20 Things That Put You at Risk for Coronavirus

You think you’re safe from coronavirus (COVID-19) by following all the rules. But that doesn’t mean you’re not at risk. If you fall into a high-risk category, it’s even more crucial to protect yourself. Review these 20 things that put you in danger so you can learn how to be even more cautious—saving your life and someone else’s.

Middle Aged Couple Meeting Friends Around Table In Coffee Shop

COVID-19 doesn’t discriminate and you’re susceptible to infection no matter your age. But if you’re 65 or older, it’s more likely that the virus could lead to severe illness and complications that may lead to hospitalization—or even death. According to the CDC, “8 out of 10 deaths reported in the U.S. have been in adults 65 years old and older.” 

The Rx: This statistic may be due to how common it is for older folks to have underlying health conditions. It may also be due to a weakened immune system as we age. No matter the reason, if you’re 65 or older, it’s crucial to do all you can to stay away from this virus since it could be deadly.

woman shopping in supermarket

Do you really need that pint of ice cream? Is it a good time to go window shopping for a new vacuum? No. Whether your area is under “shelter in place,” “stay at home,” or just “social distancing” orders, it’s not a good time to cross things off your to-do list that involves public places. That’s because the coronavirus is way more contagious than the flu or other airborne illnesses. “Based on most estimates, each infected person is infecting between two and three additional people,” says Dr. Ranu S Dhillon, MD, from Harvard Medical School.

The Rx: Before you leave your house, ask yourself if it’s essential right now. Runs for groceries or medications are understandable, but even those can be delivered. It’s important to limit your time in public as much as possible.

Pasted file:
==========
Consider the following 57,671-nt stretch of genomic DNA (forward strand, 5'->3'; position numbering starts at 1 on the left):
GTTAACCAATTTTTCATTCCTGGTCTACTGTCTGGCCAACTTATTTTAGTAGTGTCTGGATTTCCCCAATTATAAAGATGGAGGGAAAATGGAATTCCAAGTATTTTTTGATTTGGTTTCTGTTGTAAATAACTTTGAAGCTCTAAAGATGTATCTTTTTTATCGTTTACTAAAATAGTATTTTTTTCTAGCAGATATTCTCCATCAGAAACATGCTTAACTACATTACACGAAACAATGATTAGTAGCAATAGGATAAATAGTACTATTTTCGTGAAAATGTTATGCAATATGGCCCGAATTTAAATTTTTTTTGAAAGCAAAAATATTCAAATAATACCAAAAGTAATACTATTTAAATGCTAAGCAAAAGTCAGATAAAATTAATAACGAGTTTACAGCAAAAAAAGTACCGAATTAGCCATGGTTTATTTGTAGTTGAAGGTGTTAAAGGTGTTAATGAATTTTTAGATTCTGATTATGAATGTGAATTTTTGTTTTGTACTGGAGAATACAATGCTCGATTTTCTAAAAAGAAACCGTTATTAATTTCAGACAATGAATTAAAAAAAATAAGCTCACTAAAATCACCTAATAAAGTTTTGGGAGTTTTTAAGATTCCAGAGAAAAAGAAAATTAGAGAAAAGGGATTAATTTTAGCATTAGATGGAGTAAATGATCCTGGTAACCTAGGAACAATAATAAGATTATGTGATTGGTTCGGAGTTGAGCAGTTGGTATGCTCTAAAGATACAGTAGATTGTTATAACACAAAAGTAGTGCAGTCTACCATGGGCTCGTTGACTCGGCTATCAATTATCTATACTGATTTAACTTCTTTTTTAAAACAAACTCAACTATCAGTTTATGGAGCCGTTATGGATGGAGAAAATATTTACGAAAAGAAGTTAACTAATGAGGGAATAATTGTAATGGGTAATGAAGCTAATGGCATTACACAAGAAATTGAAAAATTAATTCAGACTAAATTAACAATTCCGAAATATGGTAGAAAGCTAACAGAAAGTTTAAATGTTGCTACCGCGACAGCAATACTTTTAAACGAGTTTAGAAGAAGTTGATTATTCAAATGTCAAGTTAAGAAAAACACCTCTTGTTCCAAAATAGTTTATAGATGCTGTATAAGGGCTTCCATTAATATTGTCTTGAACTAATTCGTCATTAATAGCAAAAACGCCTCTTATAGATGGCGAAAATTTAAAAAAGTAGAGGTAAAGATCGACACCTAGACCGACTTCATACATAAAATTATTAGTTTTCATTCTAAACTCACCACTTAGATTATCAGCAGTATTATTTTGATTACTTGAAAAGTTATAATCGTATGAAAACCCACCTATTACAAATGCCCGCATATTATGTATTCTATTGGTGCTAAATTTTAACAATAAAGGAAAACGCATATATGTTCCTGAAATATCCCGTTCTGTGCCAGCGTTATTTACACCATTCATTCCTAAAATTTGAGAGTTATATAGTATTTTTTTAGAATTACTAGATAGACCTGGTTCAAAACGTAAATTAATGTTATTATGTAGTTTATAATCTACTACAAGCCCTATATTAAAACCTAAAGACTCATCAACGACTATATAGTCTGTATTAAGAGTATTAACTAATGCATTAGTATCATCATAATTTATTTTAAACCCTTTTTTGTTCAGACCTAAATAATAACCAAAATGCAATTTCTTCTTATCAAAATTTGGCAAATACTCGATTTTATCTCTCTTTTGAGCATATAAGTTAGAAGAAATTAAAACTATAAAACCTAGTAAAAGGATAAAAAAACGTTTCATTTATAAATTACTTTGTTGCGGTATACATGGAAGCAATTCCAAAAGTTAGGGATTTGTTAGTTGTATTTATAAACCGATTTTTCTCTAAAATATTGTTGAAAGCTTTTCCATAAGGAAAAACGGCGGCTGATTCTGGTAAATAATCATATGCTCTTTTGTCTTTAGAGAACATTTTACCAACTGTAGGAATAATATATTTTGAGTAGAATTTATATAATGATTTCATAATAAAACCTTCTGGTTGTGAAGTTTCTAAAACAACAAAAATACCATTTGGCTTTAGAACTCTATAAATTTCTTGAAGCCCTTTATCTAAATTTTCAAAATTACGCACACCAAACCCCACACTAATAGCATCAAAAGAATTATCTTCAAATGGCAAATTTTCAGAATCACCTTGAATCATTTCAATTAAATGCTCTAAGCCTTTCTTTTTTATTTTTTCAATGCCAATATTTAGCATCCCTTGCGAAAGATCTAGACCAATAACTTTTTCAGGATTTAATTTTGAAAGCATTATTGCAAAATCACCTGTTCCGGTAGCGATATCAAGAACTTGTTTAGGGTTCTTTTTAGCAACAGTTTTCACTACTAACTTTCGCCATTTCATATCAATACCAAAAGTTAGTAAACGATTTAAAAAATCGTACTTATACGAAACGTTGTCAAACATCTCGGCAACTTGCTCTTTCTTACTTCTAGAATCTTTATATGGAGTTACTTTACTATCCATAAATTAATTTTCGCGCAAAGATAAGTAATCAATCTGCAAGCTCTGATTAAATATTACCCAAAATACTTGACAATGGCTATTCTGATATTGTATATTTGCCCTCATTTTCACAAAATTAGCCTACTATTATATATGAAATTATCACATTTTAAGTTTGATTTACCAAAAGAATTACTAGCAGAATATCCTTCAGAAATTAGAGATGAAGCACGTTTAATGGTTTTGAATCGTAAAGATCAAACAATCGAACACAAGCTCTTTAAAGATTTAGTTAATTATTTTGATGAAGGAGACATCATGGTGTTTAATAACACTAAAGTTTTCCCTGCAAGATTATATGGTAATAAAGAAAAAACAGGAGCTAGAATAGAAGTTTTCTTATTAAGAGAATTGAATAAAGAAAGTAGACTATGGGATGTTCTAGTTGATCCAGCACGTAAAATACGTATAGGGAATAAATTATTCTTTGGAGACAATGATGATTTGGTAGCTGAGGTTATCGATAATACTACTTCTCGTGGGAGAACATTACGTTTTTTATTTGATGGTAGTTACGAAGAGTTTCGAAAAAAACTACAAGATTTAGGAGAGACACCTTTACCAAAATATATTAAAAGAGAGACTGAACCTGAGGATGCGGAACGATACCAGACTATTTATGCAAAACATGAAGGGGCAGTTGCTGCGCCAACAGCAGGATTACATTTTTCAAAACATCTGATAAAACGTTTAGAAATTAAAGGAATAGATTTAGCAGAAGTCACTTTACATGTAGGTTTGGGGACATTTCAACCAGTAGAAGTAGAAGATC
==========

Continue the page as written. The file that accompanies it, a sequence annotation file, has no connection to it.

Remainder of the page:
Senior lady with alzheimer's disease, sitting in a wheelchair, confused about where she is

The CDC warns that long-term care facility residents or nursing home residents are at higher risk of contracting COVID-19. They’re living together in a group and having staff (who may be in and out of the facility) taking care of them, which increases risk for exposure. Since most residents are older and may already have health complications, they’re also at higher risk for severe illness related to the virus. 

The Rx: If you or a loved one live in a nursing home or long-term care facility, limit contact with staff and other residents as much as possible. Consider taking meals in your room and other precautions, including frequent handwashing and disinfecting surfaces in the room. And if you know someone in a nursing home, don’t expect to visit unless extenuating circumstances permit it.

woman paying by credit card at juice bar. Focus on woman hands entering security pin in credit card reader

If you’re out running your essential errands, be careful about touching products, materials, and surfaces. According to the National Institutes of Health (NIH), COVID-19 is detectable for “up to four hours on copper, up to 24 hours on cardboard, and up to two to three days on plastic and stainless steel.”

The Rx: It’s impossible to grab the groceries you need without touching surfaces and packaging, but attempt to minimize what you touch as much as possible. When you’re in public, don’t put your fingers in your mouth or touch your face until you get home and can conduct a thorough hand washing. Wear gloves when outside—even washable winter ones will do.

Doctor examining chest x-ray film of patient at hospital

COVID-19 is a virus that attacks the lungs. Lung diseases, such as lung cancer, mesothelioma, chronic obstructive pulmonary disease (COPD), or emphysema, don’t necessarily increase your risk for contracting COVID-19. However, if you live with lung disease or lung issues in general, you’re at a higher risk for complications due to infection of the virus, including hospitalization, permanent lung damage, or even death. 

The Rx: If you have a chronic lung disease, take every precaution you can to limit your exposure to the virus, including wearing a mask and gloves when in public. If you’re a smoker, quit now! 

Adult woman using inhaler in clinic

The health and stability of your lungs is an important factor for how your body is affected by coronavirus if you contract it. If you have asthma, you’re at higher risk for experiencing severe complications. According to the CDC, if you have asthma, the coronavirus “can affect your respiratory tract (nose, throat, lungs), cause an asthma attack, and possibly lead to pneumonia and acute respiratory disease.”